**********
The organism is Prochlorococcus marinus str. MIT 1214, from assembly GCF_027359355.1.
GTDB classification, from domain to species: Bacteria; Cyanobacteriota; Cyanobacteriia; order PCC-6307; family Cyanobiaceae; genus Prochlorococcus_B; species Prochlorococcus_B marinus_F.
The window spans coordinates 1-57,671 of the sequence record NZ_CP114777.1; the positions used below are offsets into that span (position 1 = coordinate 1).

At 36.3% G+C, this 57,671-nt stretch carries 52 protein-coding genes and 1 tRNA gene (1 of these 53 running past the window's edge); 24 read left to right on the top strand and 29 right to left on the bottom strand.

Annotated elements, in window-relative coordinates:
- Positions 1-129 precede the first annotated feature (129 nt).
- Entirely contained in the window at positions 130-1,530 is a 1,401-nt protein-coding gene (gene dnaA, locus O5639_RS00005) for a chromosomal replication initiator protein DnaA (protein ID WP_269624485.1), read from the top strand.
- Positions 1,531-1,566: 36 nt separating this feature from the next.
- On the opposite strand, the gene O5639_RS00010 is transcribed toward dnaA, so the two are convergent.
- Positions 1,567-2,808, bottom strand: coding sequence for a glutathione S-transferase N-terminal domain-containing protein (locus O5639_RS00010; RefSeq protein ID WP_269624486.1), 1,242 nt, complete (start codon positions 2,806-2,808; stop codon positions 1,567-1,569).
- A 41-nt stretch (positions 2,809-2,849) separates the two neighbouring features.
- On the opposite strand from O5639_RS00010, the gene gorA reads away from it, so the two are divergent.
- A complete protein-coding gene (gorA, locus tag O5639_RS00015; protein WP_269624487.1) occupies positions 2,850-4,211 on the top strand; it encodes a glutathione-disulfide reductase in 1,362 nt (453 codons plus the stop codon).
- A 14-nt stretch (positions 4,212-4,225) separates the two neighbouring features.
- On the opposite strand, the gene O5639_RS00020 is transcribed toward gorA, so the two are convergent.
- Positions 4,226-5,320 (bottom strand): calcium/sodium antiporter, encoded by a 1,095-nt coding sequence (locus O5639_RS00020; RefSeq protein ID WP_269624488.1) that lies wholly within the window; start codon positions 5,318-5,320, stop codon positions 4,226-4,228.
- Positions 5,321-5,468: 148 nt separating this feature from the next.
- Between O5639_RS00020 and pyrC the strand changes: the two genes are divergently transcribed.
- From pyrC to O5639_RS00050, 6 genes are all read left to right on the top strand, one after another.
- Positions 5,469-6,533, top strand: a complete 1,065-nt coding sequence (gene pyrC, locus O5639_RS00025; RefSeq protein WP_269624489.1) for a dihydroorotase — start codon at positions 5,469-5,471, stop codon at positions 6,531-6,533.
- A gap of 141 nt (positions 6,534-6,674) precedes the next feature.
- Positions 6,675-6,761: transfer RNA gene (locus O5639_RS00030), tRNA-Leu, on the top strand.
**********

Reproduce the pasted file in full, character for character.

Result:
The organism is Prochlorococcus marinus str. MIT 1214, from assembly GCF_027359355.1.
GTDB classification, from domain to species: Bacteria; Cyanobacteriota; Cyanobacteriia; order PCC-6307; family Cyanobiaceae; genus Prochlorococcus_B; species Prochlorococcus_B marinus_F.
The window spans coordinates 1-57,671 of the sequence record NZ_CP114777.1; the positions used below are offsets into that span (position 1 = coordinate 1).

At 36.3% G+C, this 57,671-nt stretch carries 52 protein-coding genes and 1 tRNA gene (1 of these 53 running past the window's edge); 24 read left to right on the top strand and 29 right to left on the bottom strand.

Annotated elements, in window-relative coordinates:
- Positions 1-129 precede the first annotated feature (129 nt).
- Entirely contained in the window at positions 130-1,530 is a 1,401-nt protein-coding gene (gene dnaA, locus O5639_RS00005) for a chromosomal replication initiator protein DnaA (protein ID WP_269624485.1), read from the top strand.
- Positions 1,531-1,566: 36 nt separating this feature from the next.
- On the opposite strand, the gene O5639_RS00010 is transcribed toward dnaA, so the two are convergent.
- Positions 1,567-2,808, bottom strand: coding sequence for a glutathione S-transferase N-terminal domain-containing protein (locus O5639_RS00010; RefSeq protein ID WP_269624486.1), 1,242 nt, complete (start codon positions 2,806-2,808; stop codon positions 1,567-1,569).
- A 41-nt stretch (positions 2,809-2,849) separates the two neighbouring features.
- On the opposite strand from O5639_RS00010, the gene gorA reads away from it, so the two are divergent.
- A complete protein-coding gene (gorA, locus tag O5639_RS00015; protein WP_269624487.1) occupies positions 2,850-4,211 on the top strand; it encodes a glutathione-disulfide reductase in 1,362 nt (453 codons plus the stop codon).
- A 14-nt stretch (positions 4,212-4,225) separates the two neighbouring features.
- On the opposite strand, the gene O5639_RS00020 is transcribed toward gorA, so the two are convergent.
- Positions 4,226-5,320 (bottom strand): calcium/sodium antiporter, encoded by a 1,095-nt coding sequence (locus O5639_RS00020; RefSeq protein ID WP_269624488.1) that lies wholly within the window; start codon positions 5,318-5,320, stop codon positions 4,226-4,228.
- Positions 5,321-5,468: 148 nt separating this feature from the next.
- Between O5639_RS00020 and pyrC the strand changes: the two genes are divergently transcribed.
- From pyrC to O5639_RS00050, 6 genes are all read left to right on the top strand, one after another.
- Positions 5,469-6,533, top strand: a complete 1,065-nt coding sequence (gene pyrC, locus O5639_RS00025; RefSeq protein WP_269624489.1) for a dihydroorotase — start codon at positions 5,469-5,471, stop codon at positions 6,531-6,533.
- A gap of 141 nt (positions 6,534-6,674) precedes the next feature.
- Positions 6,675-6,761: transfer RNA gene (locus O5639_RS00030), tRNA-Leu, on the top strand.